It’s that time of year where we pay attention to Beppe Marotta’s words about the construction of the Juventus roster a little more than we usually do. Not to say we disregard them about 8 1⁄2 months out of the year, but whenever there’s a transfer window either open or approaching, whatever Marotta says is a just that much more important to what we’re talking about here.
This latest Marotta interview update involves the good (Mattia Caldara) and the not-so-good (Zenit St. Petersburg being jabronis regarding Axel Witsel) of Juventus’ current transfer standing entering the month of January. For the sake of our sanity, we will focus on Marotta’s most recent words about Caldara, Atalanta’s 22-year-old defensive starlet who has been the subject of a lot of Juventus-centered transfer rumors over the last week or two.
“We’re at a good point, we’ll make it official in January but the transfer is for 2018.”
(Source: Football Italia)
Those are only 17 words from Marotta’s interview with La Gazzetta dello Sport from Thursday morning’s edition of the pink paper that is probably also filled with a bunch of rumors that may or may not have truth to go along with it. But what Marotta’s words indicate is what we are starting to see Juventus’ January transfer window take shape — and it involves one of Italy’s biggest breakout youngsters this season.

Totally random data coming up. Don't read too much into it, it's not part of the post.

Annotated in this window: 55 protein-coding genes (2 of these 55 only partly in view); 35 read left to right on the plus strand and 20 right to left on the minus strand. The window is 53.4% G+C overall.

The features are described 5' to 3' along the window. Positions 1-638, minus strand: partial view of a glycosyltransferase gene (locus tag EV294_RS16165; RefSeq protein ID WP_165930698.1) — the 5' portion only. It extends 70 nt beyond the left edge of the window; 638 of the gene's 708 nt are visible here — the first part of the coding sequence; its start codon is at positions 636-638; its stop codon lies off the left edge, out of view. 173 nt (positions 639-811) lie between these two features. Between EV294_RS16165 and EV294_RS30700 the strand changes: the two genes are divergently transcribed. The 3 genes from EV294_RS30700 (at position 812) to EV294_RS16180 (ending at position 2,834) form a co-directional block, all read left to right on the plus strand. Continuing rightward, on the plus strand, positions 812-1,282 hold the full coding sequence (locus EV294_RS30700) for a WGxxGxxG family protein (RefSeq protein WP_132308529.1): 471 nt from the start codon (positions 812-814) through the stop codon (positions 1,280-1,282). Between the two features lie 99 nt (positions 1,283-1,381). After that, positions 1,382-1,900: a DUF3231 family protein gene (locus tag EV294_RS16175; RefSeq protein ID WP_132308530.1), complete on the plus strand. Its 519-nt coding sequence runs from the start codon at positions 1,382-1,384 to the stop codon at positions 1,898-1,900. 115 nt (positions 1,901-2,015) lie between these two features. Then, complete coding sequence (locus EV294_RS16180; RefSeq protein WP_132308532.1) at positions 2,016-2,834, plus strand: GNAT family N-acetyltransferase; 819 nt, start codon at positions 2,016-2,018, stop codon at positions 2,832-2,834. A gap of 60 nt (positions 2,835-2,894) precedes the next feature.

There, of course, is something with the deal that we don’t usually see much of when there’s a reported price between €15 million and €20 million involved. That has to do with the fact, as Marotta said, that Caldara won’t actually play for Juventus until 2018. This means two main things:
- Caldara gets the playing time he so desperately needs at his age as he prepares for the step up.
- Juventus’ defense is going to look a little different come the start of the 2018-19 season.
By the time Caldara comes to Juventus in 2018, he will be 24 years old and hopefully continuing the growth that he’s shown at Atalanta this season. While for obviously more money and a completely different amount of time, this deal is along the same lines as when Juventus bought Stefano Sturaro and Daniele Rugani and left them right where they were immediately after the deal. Especially in the case of Rugani, that has seemed to work out pretty well.